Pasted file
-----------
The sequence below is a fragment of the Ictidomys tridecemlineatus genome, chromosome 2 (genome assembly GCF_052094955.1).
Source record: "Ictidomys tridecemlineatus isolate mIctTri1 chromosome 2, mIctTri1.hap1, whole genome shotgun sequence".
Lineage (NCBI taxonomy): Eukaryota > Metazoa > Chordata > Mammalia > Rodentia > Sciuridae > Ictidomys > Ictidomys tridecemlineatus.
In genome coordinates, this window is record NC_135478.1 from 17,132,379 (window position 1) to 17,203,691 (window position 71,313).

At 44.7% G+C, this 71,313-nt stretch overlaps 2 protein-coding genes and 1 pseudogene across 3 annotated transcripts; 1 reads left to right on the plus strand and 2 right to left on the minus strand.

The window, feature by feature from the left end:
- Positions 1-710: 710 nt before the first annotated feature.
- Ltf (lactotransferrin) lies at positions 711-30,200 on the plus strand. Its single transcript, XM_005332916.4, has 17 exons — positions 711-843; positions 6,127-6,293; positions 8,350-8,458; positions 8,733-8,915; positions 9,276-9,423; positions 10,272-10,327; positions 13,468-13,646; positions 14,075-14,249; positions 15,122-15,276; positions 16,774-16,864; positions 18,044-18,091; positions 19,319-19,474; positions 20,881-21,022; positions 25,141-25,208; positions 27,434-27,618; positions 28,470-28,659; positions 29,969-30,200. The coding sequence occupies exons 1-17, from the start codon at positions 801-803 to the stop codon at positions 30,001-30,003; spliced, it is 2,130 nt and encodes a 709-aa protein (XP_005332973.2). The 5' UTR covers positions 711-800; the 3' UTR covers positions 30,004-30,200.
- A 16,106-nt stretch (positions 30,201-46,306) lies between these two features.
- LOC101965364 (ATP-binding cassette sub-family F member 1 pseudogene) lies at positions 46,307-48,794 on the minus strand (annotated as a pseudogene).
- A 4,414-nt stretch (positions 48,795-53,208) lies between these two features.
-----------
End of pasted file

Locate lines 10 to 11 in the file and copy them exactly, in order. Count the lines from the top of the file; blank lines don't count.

- LOC101965364 (ATP-binding cassette sub-family F member 1 pseudogene) lies at positions 46,307-48,794 on the minus strand (annotated as a pseudogene).
- A 4,414-nt stretch (positions 48,795-53,208) lies between these two features.